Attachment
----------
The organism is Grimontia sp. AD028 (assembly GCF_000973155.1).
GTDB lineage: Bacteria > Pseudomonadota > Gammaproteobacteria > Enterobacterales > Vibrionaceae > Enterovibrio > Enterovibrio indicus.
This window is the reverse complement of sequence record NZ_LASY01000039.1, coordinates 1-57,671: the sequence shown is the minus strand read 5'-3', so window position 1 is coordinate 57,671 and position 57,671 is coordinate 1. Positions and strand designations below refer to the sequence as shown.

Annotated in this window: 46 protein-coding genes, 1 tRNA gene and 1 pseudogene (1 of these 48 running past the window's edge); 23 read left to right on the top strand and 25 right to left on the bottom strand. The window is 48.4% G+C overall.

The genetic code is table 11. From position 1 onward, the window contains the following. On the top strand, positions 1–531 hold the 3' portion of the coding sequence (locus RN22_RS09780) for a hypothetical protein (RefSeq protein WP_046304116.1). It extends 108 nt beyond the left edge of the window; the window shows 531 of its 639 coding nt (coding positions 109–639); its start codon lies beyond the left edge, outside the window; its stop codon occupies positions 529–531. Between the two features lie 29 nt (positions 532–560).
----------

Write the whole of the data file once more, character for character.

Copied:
The organism is Grimontia sp. AD028 (assembly GCF_000973155.1).
GTDB lineage: Bacteria > Pseudomonadota > Gammaproteobacteria > Enterobacterales > Vibrionaceae > Enterovibrio > Enterovibrio indicus.
This window is the reverse complement of sequence record NZ_LASY01000039.1, coordinates 1-57,671: the sequence shown is the minus strand read 5'-3', so window position 1 is coordinate 57,671 and position 57,671 is coordinate 1. Positions and strand designations below refer to the sequence as shown.

Annotated in this window: 46 protein-coding genes, 1 tRNA gene and 1 pseudogene (1 of these 48 running past the window's edge); 23 read left to right on the top strand and 25 right to left on the bottom strand. The window is 48.4% G+C overall.

The genetic code is table 11. From position 1 onward, the window contains the following. On the top strand, positions 1–531 hold the 3' portion of the coding sequence (locus RN22_RS09780) for a hypothetical protein (RefSeq protein WP_046304116.1). It extends 108 nt beyond the left edge of the window; the window shows 531 of its 639 coding nt (coding positions 109–639); its start codon lies beyond the left edge, outside the window; its stop codon occupies positions 529–531. Between the two features lie 29 nt (positions 532–560).